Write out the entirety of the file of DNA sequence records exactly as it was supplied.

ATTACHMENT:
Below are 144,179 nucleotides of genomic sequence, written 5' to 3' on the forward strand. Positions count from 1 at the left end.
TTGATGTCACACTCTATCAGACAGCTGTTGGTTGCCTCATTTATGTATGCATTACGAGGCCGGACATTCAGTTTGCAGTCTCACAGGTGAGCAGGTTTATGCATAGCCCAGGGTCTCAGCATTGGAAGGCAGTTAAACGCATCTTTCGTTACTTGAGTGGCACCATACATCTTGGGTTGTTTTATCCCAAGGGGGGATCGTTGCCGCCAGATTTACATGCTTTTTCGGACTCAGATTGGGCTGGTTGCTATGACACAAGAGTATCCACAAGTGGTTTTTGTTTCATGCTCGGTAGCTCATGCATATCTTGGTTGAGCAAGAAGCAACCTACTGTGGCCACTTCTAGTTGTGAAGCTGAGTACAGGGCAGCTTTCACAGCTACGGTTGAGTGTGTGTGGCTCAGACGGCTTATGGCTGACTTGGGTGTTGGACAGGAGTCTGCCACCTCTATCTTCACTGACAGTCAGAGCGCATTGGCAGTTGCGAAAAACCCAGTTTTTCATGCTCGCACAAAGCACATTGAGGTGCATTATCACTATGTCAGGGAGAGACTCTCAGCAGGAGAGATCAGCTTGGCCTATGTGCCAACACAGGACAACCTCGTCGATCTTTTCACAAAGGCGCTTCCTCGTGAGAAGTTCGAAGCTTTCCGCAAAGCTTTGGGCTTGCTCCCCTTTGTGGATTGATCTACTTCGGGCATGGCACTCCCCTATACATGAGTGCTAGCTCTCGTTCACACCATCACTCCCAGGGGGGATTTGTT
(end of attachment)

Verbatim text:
Below are 144,179 nucleotides of genomic sequence, written 5' to 3' on the forward strand. Positions count from 1 at the left end.
TTGATGTCACACTCTATCAGACAGCTGTTGGTTGCCTCATTTATGTATGCATTACGAGGCCGGACATTCAGTTTGCAGTCTCACAGGTGAGCAGGTTTATGCATAGCCCAGGGTCTCAGCATTGGAAGGCAGTTAAACGCATCTTTCGTTACTTGAGTGGCACCATACATCTTGGGTTGTTTTATCCCAAGGGGGGATCGTTGCCGCCAGATTTACATGCTTTTTCGGACTCAGATTGGGCTGGTTGCTATGACACAAGAGTATCCACAAGTGGTTTTTGTTTCATGCTCGGTAGCTCATGCATATCTTGGTTGAGCAAGAAGCAACCTACTGTGGCCACTTCTAGTTGTGAAGCTGAGTACAGGGCAGCTTTCACAGCTACGGTTGAGTGTGTGTGGCTCAGACGGCTTATGGCTGACTTGGGTGTTGGACAGGAGTCTGCCACCTCTATCTTCACTGACAGTCAGAGCGCATTGGCAGTTGCGAAAAACCCAGTTTTTCATGCTCGCACAAAGCACATTGAGGTGCATTATCACTATGTCAGGGAGAGACTCTCAGCAGGAGAGATCAGCTTGGCCTATGTGCCAACACAGGACAACCTCGTCGATCTTTTCACAAAGGCGCTTCCTCGTGAGAAGTTCGAAGCTTTCCGCAAAGCTTTGGGCTTGCTCCCCTTTGTGGATTGATCTACTTCGGGCATGGCACTCCCCTATACATGAGTGCTAGCTCTCGTTCACACCATCACTCCCAGGGGGGATTTGTT